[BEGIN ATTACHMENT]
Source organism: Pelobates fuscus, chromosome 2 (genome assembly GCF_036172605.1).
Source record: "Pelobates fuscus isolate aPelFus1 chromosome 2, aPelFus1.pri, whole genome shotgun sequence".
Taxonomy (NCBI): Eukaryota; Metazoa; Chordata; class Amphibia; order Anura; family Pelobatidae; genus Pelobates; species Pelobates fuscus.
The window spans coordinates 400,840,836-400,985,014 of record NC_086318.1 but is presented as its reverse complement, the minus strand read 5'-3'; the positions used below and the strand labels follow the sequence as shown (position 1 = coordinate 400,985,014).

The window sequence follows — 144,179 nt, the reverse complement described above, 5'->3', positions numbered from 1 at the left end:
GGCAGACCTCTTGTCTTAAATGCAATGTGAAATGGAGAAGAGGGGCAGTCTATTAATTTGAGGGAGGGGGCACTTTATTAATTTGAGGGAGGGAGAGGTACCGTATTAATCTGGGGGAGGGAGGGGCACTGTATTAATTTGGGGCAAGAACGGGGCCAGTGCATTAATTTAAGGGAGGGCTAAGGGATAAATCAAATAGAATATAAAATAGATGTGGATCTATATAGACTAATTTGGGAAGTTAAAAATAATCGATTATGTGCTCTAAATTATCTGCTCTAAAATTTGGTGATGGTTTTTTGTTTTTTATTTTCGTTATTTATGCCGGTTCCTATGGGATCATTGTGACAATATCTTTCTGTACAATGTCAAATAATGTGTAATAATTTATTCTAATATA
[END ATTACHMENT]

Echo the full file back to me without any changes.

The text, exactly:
Source organism: Pelobates fuscus, chromosome 2 (genome assembly GCF_036172605.1).
Source record: "Pelobates fuscus isolate aPelFus1 chromosome 2, aPelFus1.pri, whole genome shotgun sequence".
Taxonomy (NCBI): Eukaryota; Metazoa; Chordata; class Amphibia; order Anura; family Pelobatidae; genus Pelobates; species Pelobates fuscus.
The window spans coordinates 400,840,836-400,985,014 of record NC_086318.1 but is presented as its reverse complement, the minus strand read 5'-3'; the positions used below and the strand labels follow the sequence as shown (position 1 = coordinate 400,985,014).

The window sequence follows — 144,179 nt, the reverse complement described above, 5'->3', positions numbered from 1 at the left end:
GGCAGACCTCTTGTCTTAAATGCAATGTGAAATGGAGAAGAGGGGCAGTCTATTAATTTGAGGGAGGGGGCACTTTATTAATTTGAGGGAGGGAGAGGTACCGTATTAATCTGGGGGAGGGAGGGGCACTGTATTAATTTGGGGCAAGAACGGGGCCAGTGCATTAATTTAAGGGAGGGCTAAGGGATAAATCAAATAGAATATAAAATAGATGTGGATCTATATAGACTAATTTGGGAAGTTAAAAATAATCGATTATGTGCTCTAAATTATCTGCTCTAAAATTTGGTGATGGTTTTTTGTTTTTTATTTTCGTTATTTATGCCGGTTCCTATGGGATCATTGTGACAATATCTTTCTGTACAATGTCAAATAATGTGTAATAATTTATTCTAATATA